North Korea: impulsive and reckless on the outside, rational and strategic within

North Korea: impulsive and reckless on the outside, rational and strategic within

North Korea’s nuclear weapons capabilities will not undermine the current deterrence system and regional balance of power nor lead to a nuclear arms race, writes Stephen Szuster

The resumption of a nuclear weapons program in North Korea and its successive missile tests in recent months have stoked great alarm, especially when the regime is routinely portrayed as impulsive and reckless. But the assumption that a nuclear capable North Korea will induce wholesale instability needs to be challenged.

Northeast Asia is one of the most economically dynamic places in the world and it is clear the West’s chief interests in the region are peace, stability and security to enable collective economic growth. Interests, it should be noted, which align with those of China.

The most pressing question is whether North Korea’s nuclear weapons program threatens stability.

Challenging the caricature

To many of us looking on, the North Korean regime is erratic and unpredictable. This characterisation underpins the common view that it will use force to coerce and extract concessions from the international community under the threat of nuclear escalation.

An understanding of North Korea’s contemporary history, however, compels us to re-conceptualise the regime, acknowledge the logic that guides its behaviour and identify the limitations of its strategic choices.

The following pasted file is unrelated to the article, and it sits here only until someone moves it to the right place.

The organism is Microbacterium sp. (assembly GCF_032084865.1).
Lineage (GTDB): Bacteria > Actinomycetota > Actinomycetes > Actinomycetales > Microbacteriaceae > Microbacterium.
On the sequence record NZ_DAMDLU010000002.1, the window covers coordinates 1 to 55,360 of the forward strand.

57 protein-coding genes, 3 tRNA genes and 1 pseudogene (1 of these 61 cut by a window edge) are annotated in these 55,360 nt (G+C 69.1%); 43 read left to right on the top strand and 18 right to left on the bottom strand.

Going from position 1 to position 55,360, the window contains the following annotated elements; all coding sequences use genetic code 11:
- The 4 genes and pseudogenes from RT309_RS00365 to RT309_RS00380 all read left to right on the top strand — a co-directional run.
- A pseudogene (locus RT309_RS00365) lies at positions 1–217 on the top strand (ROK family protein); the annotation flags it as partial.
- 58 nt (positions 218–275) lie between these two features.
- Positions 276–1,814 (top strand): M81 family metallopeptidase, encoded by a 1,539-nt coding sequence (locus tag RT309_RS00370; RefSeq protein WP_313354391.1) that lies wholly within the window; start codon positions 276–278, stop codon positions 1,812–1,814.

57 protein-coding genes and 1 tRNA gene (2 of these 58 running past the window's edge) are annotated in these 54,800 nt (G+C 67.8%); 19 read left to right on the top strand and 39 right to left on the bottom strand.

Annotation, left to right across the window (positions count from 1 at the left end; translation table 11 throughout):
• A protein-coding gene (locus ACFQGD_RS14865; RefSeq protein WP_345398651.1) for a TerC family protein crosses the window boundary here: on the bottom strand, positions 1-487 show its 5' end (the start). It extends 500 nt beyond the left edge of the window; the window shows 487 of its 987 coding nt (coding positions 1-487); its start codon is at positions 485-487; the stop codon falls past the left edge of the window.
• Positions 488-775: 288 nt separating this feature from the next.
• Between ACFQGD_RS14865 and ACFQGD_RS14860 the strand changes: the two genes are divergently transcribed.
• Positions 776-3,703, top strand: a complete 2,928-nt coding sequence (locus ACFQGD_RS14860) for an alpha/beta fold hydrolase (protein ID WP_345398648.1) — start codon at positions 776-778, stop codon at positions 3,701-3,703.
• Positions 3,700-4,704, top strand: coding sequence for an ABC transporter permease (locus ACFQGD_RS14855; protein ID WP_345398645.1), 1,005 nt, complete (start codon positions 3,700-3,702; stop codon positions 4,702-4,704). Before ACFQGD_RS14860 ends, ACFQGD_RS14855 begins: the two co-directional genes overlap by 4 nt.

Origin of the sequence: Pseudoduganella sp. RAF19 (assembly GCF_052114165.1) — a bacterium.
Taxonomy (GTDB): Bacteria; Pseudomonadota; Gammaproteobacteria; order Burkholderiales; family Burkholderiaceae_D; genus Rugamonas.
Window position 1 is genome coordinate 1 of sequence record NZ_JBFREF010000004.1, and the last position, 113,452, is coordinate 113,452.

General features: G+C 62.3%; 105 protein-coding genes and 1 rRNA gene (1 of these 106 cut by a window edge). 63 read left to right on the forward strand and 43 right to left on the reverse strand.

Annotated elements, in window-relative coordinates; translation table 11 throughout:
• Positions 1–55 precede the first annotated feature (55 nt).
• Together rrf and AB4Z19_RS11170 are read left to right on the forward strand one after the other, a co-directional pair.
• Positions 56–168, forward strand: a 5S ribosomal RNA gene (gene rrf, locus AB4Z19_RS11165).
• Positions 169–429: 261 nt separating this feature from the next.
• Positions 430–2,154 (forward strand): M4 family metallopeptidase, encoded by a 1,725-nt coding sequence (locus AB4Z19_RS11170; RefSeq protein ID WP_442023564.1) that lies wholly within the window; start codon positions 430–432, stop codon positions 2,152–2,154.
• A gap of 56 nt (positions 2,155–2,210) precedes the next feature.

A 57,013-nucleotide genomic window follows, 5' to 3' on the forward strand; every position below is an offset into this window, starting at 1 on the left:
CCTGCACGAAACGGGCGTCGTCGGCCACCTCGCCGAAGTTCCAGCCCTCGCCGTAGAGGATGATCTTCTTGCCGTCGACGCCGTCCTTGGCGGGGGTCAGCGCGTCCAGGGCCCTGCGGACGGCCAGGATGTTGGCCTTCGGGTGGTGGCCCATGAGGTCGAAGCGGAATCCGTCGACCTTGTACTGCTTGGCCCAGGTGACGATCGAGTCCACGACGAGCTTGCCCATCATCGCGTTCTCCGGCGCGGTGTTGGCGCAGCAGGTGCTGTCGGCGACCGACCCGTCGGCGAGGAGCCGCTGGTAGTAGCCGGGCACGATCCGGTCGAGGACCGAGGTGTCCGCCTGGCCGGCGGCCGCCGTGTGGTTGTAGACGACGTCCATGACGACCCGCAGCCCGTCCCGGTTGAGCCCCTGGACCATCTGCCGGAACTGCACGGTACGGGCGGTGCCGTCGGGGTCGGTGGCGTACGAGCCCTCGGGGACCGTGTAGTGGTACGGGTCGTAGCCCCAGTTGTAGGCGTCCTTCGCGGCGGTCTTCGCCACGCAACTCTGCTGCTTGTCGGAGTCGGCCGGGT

Following the Korean War, Kim Il-Sung focused on rebuilding the economy and developing greater military strength to prepare for the forceful reunification of the Korean peninsula. Over subsequent decades, however, tectonic shifts in the geopolitical landscape altered his strategic thinking.

North Korea’s nuclear weapons program is a response to evident security concerns, not due to the psychopathy or irrationality of its leaders

During the Cold War, North Korea benefitted from alliances with the Soviet Union and China, and integration into the international socialist economy. However, the dissolution of the Soviet Union precipitated an economic collapse and devastating famine.

By the end of the twentieth century, the balance of power had shifted decidedly in favour of South Korea, which possessed superior military capability and which had established diplomatic relations with China and Russia. These developments spurred the North’s nuclear weapons program in response to evident security concerns, and not due to the psychopathy or irrationality of its leaders.

Implications for stability

Following the logic of its history, we can examine the nuclear strategy North Korea may employ and its impact on the region.

There are two schools of thought: the first argues that these weapons are likely to embolden the regime to challenge the regional status quo with little fear of repercussion.

The second school argues, conversely, that nuclear weapons could serve as a stabilising influence. The regime’s nuclear status makes it a clear target of the major powers. This may discourage North Korean aggression for fear of undermining its last means of deterring US and South Korean military intervention and be content with having sufficiently compensated for its many conventional military disadvantages.

There are several compelling arguments that North Korea is a revisionist state. According to Shane Smith, for example, it has few ‘vested interests in a stable regional status quo that unevenly benefits others’, leading to its nuclear capability having a destabilising influence.

Yet, even if it were to be emboldened, embarking on aggressive international posturing, it is doubtful wholesale instability would eventuate. This is because the North’s nuclear weapon capabilities do not alter the regional balance of power nor undermine the long-standing alliance structures and tightly woven conventional and nuclear strategic deterrence system. As Choi and Bae argues, this system ‘is rigidly intact and is almost immune to disruption by North Korea’s nuclear weapons’.